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PRODUCCIÓN / FINANCIACIÓN República Checa / Eslovaquia

David Jařab empieza a rodar Snake Gas, inspirada en El corazón de las tinieblas

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- El director checo rueda una parábola en forma de "película-río" basada en la novela de Joseph Conrad

David Jařab empieza a rodar Snake Gas, inspirada en El corazón de las tinieblas
Stanislav Majer y Martin Pechlát en Snake Gas (© Mayo Hirc)

Este artículo está disponible en inglés.

Czech director David Jařab has started shooting his latest drama, Snake Gas, inspired by Joseph Conrad’s 1899 novella Heart of Darkness. Jařab, who previously directed the World War I parable Head – Hands – Heart and a documentary about a prominent figure in Czech surrealism, Vratislav Effenberger or the Hunt for Black Shark, has already directed the same subject matter for the theatre stage. However, the director has noted that the cinematic version is not an adaptation of the stage play, but rather a standalone film inspired by Conrad’s novella critiquing European colonial rule in Africa. Jařab, who also penned the script, made the protagonist into a Czech man who is travelling to the Balkans, instead of Africa.

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Robert Klein (Stanislav Majer, from Shadow Country [+lee también:
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ficha de la película
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) is looking for his step-brother, Emanuel, whom he has met only once. Robert visits two companies that have dispatched his brother somewhere in Europe – a Japanese firm that hunts eels and a US trust that conducts illegal probing for methane-mining operations. Robert finds out that his step-brother is successful, and his work is raising doubts among his employers. He decides to follow Emanuel’s trail but is not entirely sure why is he undertaking the trip. He travels through swamp country, picking up clues about his brother's activity. He discovers that his name provokes fear in certain people, ill will in others, and even veneration in some. He then finds out that Emanuel has surrounded himself with a posse of illegal African refugees who are aiding him in his eel-hunting and geological probing.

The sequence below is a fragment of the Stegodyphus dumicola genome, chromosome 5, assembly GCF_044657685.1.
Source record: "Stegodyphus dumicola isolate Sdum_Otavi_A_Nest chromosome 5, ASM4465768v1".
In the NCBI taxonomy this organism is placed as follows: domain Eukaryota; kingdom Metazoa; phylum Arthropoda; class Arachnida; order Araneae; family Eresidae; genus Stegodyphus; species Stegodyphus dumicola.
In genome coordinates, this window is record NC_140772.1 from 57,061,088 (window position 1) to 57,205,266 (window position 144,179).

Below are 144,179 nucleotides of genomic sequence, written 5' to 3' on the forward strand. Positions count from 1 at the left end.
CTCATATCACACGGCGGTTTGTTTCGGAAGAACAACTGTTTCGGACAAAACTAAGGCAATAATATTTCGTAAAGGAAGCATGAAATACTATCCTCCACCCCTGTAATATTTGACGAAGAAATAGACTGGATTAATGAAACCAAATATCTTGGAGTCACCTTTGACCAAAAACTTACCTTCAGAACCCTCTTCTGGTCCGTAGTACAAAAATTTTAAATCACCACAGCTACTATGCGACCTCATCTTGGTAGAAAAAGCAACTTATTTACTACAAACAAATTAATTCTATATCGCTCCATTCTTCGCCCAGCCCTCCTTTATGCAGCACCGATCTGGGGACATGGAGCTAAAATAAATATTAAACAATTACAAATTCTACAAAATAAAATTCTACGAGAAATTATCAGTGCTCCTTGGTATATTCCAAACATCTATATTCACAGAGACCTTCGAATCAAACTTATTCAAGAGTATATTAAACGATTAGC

Czech producer Viktor Schwarcz calls Snake Gas a “river movie with elements of mystery”, tackling an array of hot topics, such as “the environment, immigration, the correctness and incorrectness of social thinking and behaviour, wealth accumulation, and monopolisation”. Additionally, Snake Gas is described as a “film parable about a journey into a closed area on the brink of the oriental and the occidental worlds”, and about “one’s fears of violence, the search for love and sexuality, and the willingness to understand the difference between refugees and invaders”.

The 35 shooting days are expected to last until 20 May, with principal photography unfolding largely in Slovakia. Indeed, after scouting locations in Croatia, Slovenia, Romania and Hungary, the producers eventually decided to shoot almost the entire film in Slovakia (the majority of scenes take place on a river). The cast includes Martin Pechlát (Bird Atlas [+lee también:
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entrevista: Olmo Omerzu
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]
, Occupation [+lee también:
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entrevista: Michal Nohejl
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]
), Dalibor Buš, Mara Lukama and Václav Vašák (Emergency Situation). DoP Oleg Mutu, who lensed Bogdan George Apetri’s Miracle [+lee también:
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entrevista: Bogdan George Apetri
ficha de la película
]
and Unidentified [+lee también:
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, Sergei Loznitsa’s Donbass [+lee también:
crítica
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entrevista: Sergei Loznitsa
ficha de la película
]
and A Gentle Creature [+lee también:
crítica
tráiler
entrevista: Sergei Loznitsa
ficha de la película
]
, and Tomasz Wasilewski’s United States of Love [+lee también:
crítica
tráiler
entrevista: Tomasz Wasilewski
ficha de la película
]
, is attached as the cinematographer on the movie. The majority of the film crew are Slovak professionals.

Snake Gas is being produced by Viktor Schwarcz, of Czech outfit Cineart TV Prague, and co-produced by Slovak company ARINA and Czech Television. The film was supported by the Czech Film Fund and the Slovak Audiovisual Fund. The theatrical release is scheduled for 2023. CinemArt will handle the theatrical release in both the Czech Republic and Slovakia.

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(Traducción del inglés)

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